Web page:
Examples of these and other suitable dye classes can be found in Haugland, et al., Handbook of Fluorescent Probes and Research Chemicals, Sixth Ed., Molecular Probes, Eugene, Ore. 1996; U.S. Pat. Nos. 3,194,805; 3,128,179; 5,187,288; 5,188,934; 5,227,487, 5,248,782; 5,304,645; 5,433,896; 5,442,045; 5,556,959; 5,583,236; 5,808,044; 5,852,191; 5,986,086; 6,020,481; 6,162,931; 6,180,295; and 6,221,604; EP 1408366; Smith, et al., J. Chem. Soc. Perkin Trans. 2, 1993, 1195-1204; Whitaker, et al., Anal. Biochem. 207:267-279 (1992); Krasoviskii and Bolotin, Organic Luminescent Materials, VCH Publishers, NY., 1988; Zolliger, Color Chemistry, 2nd Edition, VCH Publishers, NY., 1991; Hirschberg, et al., Biochemistry 37:10381-10385 (1998); Fieser and Fieser, REAGENTS FOR ORGANIC SYNTHESIS, Volumes 1 to 17, Wiley, US, 1995. Geiger, et al., Nature 359:859-861 (1992). Still other dyes are provided via online sites such as http://www.zeiss.com.

There is extensive guidance in the art for selecting quencher and fluorophore pairs and their attachment to oligonucleotides (Haugland, 1996: U.S. Pat. Nos. 3,996,345 and 4,351,760 and the like). Preferred quenchers are described in U.S. Pat. No. 6,727,356, incorporated herein by reference. Other quenchers include bis azo quenchers (U.S. Pat. No. 6,790,945) and dyes from Biosearch Technologies, Inc. (provided as Black Holem Quenchers: BH-1, BH-2 and BH-3), Dabcyl, TAMRA and carboxytetramethyl rhodamine.

Minor groove binder oligonucleotide conjugates (or “probes”) have been described (see U.S. Pat. Nos. 5,801,155 and 6,312,894, both incorporated herein by reference). These conjugates form hyper-stabilized duplexes with complementary DNA. In particular, sequence specificity of short minor groove binder probes is excellent for high temperature applications such as PCR. The probes/conjugates of the present disclosure can also have a covalently attached minor groove binder. A variety of suitable minor groove binders have been described in the literature. See, for example, Kutyavin, et al. U.S. Pat. No. 5,801,155; Wemmer, D. E., and Dervan. P. B., Current Opinon in Structural Biology, 7:355-361 (1997); Walker, W. L., Kopka, J. L. and Goodsell, D. S., Biopolymers, 44:323-334 (1997); Zimmer, C & Wahnert, U. Prog. Biophys. Molec. Bio. 47:31-112 (1986) and Reddy, B. S. P., Dondhi, S. M., and Lown, J. W., Pharmacol. Therap., 84:1-111 (1999).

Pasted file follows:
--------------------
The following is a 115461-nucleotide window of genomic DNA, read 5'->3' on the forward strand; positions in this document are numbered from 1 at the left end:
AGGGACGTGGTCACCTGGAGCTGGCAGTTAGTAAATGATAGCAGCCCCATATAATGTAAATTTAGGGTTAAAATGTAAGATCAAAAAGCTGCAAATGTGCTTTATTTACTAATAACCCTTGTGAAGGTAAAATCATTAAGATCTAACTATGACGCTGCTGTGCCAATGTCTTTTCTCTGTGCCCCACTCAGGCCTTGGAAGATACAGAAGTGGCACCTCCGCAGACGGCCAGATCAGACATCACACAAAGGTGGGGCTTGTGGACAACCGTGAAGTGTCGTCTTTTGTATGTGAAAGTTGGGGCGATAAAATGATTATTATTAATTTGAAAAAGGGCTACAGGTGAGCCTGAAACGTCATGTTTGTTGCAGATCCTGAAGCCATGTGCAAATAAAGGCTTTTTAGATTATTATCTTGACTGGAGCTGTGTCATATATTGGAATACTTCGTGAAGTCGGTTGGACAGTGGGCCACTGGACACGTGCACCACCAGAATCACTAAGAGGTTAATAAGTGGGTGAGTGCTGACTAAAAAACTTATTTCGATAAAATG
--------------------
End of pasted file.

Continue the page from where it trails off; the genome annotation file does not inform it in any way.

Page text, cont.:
Suitable methods for attaching minor groove binders (as well as reporter groups such as modified bases, fluorophores and quenchers) through linkers to oligonucleotides are described in, for example, U.S. Pat. Nos. RE 38,416; 5,512,677; 5,419,966; 5,696,251; 5,585,481; 5,942,610 and 5,736,626.

A nucleotide mono-phosphate, nucleotide di-phosphate or a nucleotide triphosphate processing enzyme is an enzyme that utilizes a nucleotide mono-phosphate, nucleotide di-phosphate or a nucleotide triphosphate as one of its substrates. A nucleotide mono-phosphate, a nucleotide di-phosphate or a nucleotide triphosphate nucleic acid processing enzyme catalyzes modifications to nucleic acids or nucleic acid intermediates using either a nucleotide mono-phosphate, nucleotide di-phosphate or a nucleotide triphosphate as one of the substrates. Nucleotide mono-phosphate, nucleotide di-phosphate or nucleotide triphosphate enzymes include but are not limited to primer extension enzymes, DNA polymerases, RNA polymerases, restriction enzymes, nicking enzymes, repair enzymes or ligation enzymes.

The synthesis of pyrazolopyrimidine-monophosphate and pyrazolopyrimidine-triphosphate analogs has been disclosed in U.S. Pat. No. RE 38,416.

The practice of the present invention will employ, unless otherwise indicated, conventional techniques in organic chemistry, biochemistry, oligonucleotide synthesis and modification, bioconjugate chemistry, nucleic acid hybridization, molecular biology, microbiology, genetics, recombinant DNA, sequencing, next generation seqencing and related fields as are within the skill of the art. These techniques are fully explained in the literature. See, for example, Sambrook, Fritsch & Maniatis, Molecular Cloning: A Laboratory Manual, Second Edition, Cold Spring Harbor Laboratory Press (1989); Lee H et al., Methods Mol. Biol. 855: 155-74 (2012); Ausubel, et al., Current Protocols In Molecular Biology, John Wiley & Sons (1987, 1988, 1989, 1990, 1991, 1992, 1993, 1994, 1995, 1996); Gait (ed.). Oligonucleotide Synthesis: A Practical Approach, IRL Press (1984); Eckstein (ed.), Oligonucleotides and Analogues: A Practical Approach, IRL Press (1991).